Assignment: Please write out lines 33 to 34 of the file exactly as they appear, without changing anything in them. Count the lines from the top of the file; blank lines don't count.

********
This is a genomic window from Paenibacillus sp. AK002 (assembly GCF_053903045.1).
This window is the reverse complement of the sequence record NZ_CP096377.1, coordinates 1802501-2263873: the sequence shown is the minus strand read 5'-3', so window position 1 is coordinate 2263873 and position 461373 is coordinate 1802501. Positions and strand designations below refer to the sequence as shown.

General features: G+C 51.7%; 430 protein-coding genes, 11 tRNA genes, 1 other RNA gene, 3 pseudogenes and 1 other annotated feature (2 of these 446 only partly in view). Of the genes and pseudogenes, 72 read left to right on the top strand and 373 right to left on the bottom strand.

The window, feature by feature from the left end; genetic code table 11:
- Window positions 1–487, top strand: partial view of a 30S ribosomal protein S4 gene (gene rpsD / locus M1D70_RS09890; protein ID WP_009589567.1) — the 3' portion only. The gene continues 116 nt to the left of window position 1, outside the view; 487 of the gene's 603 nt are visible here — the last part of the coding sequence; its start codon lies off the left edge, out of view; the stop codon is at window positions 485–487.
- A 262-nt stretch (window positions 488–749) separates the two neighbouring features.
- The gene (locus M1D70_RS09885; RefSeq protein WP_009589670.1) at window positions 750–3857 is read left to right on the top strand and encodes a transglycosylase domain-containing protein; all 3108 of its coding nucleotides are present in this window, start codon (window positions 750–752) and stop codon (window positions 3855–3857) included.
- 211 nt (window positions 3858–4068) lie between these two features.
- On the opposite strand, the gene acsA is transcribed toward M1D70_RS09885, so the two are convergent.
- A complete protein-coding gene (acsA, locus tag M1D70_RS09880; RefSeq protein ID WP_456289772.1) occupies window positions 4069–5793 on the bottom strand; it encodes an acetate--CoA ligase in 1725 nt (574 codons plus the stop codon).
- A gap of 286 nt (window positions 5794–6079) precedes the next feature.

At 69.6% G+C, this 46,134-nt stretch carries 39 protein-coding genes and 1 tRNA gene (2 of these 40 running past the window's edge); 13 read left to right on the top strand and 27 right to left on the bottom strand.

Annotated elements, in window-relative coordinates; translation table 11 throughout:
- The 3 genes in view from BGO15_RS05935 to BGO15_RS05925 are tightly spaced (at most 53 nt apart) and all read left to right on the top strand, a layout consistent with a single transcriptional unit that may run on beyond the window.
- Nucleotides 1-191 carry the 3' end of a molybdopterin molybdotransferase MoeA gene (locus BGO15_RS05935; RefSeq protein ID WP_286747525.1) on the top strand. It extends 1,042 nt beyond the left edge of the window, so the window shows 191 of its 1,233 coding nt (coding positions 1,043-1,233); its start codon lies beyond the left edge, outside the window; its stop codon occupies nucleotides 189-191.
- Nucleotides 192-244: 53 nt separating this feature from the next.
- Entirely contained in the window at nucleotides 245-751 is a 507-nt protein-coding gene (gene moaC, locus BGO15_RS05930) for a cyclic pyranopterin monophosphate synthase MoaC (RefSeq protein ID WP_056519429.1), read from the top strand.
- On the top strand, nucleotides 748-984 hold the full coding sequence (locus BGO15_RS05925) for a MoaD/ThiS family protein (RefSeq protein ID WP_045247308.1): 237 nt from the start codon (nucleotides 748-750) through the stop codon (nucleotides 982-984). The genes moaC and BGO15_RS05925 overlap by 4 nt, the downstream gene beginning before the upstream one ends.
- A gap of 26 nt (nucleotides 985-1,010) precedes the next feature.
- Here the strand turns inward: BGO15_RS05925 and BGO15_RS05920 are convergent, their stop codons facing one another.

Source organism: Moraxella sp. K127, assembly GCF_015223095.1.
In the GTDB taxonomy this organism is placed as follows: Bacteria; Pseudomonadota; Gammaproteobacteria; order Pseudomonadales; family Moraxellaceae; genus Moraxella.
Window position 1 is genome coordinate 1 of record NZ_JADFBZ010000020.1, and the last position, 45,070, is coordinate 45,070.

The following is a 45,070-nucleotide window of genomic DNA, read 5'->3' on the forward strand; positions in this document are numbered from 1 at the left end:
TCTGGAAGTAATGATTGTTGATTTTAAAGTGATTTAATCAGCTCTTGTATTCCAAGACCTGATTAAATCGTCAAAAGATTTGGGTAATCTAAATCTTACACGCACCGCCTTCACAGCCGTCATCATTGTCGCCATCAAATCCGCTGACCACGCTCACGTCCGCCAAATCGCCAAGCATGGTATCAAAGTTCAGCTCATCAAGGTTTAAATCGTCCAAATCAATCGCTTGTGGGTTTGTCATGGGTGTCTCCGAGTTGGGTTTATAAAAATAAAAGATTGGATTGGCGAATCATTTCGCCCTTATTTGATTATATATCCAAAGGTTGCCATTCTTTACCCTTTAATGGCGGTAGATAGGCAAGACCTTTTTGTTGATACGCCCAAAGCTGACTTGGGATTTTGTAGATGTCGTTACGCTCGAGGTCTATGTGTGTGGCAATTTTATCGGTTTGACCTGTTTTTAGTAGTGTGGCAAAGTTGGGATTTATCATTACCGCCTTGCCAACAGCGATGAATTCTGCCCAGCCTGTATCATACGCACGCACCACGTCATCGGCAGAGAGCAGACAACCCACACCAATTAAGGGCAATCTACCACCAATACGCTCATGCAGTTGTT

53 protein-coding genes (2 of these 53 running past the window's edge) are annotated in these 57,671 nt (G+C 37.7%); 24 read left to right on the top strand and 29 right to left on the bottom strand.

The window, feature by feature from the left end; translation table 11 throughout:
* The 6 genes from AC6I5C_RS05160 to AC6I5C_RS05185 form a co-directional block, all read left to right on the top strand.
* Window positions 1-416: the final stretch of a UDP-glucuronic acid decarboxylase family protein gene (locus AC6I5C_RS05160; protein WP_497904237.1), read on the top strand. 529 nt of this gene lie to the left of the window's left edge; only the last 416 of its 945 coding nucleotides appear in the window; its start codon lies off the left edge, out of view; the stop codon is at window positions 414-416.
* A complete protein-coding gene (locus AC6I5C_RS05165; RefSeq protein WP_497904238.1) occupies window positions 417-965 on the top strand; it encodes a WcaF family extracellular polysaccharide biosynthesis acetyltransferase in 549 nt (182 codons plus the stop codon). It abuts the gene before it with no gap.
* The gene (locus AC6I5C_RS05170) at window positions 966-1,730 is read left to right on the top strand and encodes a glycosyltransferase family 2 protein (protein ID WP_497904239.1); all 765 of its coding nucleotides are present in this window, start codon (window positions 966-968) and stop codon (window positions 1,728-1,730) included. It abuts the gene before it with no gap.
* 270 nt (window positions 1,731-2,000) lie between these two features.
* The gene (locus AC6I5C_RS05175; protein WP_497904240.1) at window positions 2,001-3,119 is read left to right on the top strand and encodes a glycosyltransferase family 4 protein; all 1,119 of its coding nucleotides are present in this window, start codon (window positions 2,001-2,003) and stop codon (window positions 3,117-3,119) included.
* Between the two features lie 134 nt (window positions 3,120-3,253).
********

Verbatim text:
* The gene (locus AC6I5C_RS05175; protein WP_497904240.1) at window positions 2,001-3,119 is read left to right on the top strand and encodes a glycosyltransferase family 4 protein; all 1,119 of its coding nucleotides are present in this window, start codon (window positions 2,001-2,003) and stop codon (window positions 3,117-3,119) included.
* Between the two features lie 134 nt (window positions 3,120-3,253).